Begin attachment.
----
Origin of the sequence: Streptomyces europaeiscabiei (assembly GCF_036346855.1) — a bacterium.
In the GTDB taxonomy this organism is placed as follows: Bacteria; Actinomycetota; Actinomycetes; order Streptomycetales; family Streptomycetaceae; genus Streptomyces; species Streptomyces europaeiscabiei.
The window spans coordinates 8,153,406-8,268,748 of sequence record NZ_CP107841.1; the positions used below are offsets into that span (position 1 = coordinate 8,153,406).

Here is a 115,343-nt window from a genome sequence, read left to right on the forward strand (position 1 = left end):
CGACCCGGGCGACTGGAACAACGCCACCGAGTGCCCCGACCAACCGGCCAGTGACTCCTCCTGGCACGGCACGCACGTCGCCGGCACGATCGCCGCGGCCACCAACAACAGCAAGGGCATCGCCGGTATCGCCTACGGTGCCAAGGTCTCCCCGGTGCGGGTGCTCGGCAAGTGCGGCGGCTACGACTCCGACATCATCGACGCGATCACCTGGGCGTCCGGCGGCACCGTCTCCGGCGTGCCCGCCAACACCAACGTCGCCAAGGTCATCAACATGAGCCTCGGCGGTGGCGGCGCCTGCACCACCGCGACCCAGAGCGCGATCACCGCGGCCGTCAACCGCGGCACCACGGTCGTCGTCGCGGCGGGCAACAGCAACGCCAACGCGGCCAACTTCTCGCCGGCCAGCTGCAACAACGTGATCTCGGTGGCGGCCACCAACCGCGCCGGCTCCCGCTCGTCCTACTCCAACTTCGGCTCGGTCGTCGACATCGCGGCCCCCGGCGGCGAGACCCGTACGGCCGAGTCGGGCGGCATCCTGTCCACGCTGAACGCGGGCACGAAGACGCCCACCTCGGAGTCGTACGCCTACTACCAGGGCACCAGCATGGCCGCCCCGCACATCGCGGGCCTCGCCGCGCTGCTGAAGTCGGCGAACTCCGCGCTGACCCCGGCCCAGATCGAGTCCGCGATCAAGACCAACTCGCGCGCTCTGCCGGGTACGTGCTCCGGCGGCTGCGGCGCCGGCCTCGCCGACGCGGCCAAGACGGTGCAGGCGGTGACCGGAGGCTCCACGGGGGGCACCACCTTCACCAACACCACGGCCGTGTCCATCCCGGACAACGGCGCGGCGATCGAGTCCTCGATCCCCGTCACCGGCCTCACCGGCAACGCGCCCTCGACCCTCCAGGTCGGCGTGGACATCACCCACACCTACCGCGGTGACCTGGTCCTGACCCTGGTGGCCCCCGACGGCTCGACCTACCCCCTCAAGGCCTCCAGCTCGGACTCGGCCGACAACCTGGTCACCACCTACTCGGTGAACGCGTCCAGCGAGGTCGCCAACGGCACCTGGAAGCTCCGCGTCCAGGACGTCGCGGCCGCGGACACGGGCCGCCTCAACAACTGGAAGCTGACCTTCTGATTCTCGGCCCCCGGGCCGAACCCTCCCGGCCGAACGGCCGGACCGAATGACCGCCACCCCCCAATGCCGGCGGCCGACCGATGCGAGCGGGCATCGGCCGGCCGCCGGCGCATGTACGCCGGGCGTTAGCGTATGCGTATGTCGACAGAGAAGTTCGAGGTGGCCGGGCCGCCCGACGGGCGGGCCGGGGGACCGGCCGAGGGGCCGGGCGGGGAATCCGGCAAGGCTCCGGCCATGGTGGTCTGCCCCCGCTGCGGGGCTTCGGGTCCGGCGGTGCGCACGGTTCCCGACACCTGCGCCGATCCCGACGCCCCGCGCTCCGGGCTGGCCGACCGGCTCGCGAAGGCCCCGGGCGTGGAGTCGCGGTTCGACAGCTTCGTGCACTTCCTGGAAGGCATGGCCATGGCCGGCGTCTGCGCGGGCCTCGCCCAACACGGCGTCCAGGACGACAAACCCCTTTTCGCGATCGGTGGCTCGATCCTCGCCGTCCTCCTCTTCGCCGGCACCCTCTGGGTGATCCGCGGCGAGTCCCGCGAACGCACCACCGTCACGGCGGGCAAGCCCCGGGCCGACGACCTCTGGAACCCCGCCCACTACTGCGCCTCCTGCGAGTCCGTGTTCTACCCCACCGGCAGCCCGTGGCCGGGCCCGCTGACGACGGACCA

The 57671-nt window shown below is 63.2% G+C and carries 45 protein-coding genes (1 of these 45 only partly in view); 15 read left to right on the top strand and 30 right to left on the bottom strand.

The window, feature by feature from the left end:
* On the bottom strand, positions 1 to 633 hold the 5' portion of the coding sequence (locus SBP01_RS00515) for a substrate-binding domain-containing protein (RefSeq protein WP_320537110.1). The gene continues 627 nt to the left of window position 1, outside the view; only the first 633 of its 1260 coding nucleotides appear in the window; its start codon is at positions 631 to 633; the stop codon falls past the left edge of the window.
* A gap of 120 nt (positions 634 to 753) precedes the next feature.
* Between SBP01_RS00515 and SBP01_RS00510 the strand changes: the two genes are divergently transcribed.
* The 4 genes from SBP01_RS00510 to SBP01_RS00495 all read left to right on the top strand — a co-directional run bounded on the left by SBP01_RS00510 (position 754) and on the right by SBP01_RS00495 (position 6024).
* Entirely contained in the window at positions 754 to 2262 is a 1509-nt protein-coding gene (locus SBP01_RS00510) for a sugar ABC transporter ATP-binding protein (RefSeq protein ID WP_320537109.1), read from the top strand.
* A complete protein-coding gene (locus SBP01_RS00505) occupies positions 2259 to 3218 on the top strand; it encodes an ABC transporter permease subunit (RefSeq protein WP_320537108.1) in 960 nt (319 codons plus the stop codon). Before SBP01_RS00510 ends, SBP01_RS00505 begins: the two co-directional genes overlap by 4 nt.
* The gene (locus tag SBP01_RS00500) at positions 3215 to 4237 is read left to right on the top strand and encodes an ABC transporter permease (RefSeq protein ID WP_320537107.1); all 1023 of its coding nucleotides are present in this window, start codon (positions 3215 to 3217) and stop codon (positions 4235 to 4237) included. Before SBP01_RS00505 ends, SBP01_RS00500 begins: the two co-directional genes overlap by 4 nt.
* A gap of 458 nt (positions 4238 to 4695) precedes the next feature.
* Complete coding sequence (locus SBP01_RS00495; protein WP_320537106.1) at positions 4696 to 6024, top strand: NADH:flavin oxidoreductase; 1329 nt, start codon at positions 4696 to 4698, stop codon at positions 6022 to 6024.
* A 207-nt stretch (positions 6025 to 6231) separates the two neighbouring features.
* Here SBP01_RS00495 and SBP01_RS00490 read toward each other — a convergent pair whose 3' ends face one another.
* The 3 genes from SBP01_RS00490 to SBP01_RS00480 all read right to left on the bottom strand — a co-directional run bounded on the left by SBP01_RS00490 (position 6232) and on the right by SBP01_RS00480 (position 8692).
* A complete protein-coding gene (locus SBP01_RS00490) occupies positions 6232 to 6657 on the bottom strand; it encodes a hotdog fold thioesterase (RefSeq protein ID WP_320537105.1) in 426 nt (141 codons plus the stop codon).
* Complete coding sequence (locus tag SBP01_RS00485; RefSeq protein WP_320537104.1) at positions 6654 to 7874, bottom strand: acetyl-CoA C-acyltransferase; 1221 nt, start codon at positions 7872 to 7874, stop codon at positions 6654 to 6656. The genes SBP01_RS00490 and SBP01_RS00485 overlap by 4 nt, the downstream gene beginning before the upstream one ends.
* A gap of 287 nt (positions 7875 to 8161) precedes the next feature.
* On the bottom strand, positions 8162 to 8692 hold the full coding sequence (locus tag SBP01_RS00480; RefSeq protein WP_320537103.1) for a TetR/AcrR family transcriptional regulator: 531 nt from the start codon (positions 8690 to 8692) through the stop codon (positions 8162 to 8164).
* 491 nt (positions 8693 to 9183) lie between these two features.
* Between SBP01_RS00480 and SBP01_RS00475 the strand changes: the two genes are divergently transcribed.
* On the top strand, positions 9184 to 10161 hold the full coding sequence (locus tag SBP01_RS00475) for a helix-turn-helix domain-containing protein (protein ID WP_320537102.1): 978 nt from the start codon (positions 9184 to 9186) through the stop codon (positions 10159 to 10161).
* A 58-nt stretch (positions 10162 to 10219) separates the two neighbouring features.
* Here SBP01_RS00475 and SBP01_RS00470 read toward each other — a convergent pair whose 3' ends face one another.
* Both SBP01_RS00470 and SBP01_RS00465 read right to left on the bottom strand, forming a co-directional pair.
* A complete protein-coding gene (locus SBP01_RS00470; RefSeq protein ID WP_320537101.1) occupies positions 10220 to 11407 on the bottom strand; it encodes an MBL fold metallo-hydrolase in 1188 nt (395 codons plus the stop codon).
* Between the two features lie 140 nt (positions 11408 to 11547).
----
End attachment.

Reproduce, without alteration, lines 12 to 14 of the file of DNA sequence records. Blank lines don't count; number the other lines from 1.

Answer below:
* Entirely contained in the window at positions 754 to 2262 is a 1509-nt protein-coding gene (locus SBP01_RS00510) for a sugar ABC transporter ATP-binding protein (RefSeq protein ID WP_320537109.1), read from the top strand.
* A complete protein-coding gene (locus SBP01_RS00505) occupies positions 2259 to 3218 on the top strand; it encodes an ABC transporter permease subunit (RefSeq protein WP_320537108.1) in 960 nt (319 codons plus the stop codon). Before SBP01_RS00510 ends, SBP01_RS00505 begins: the two co-directional genes overlap by 4 nt.
* The gene (locus tag SBP01_RS00500) at positions 3215 to 4237 is read left to right on the top strand and encodes an ABC transporter permease (RefSeq protein ID WP_320537107.1); all 1023 of its coding nucleotides are present in this window, start codon (positions 3215 to 3217) and stop codon (positions 4235 to 4237) included. Before SBP01_RS00505 ends, SBP01_RS00500 begins: the two co-directional genes overlap by 4 nt.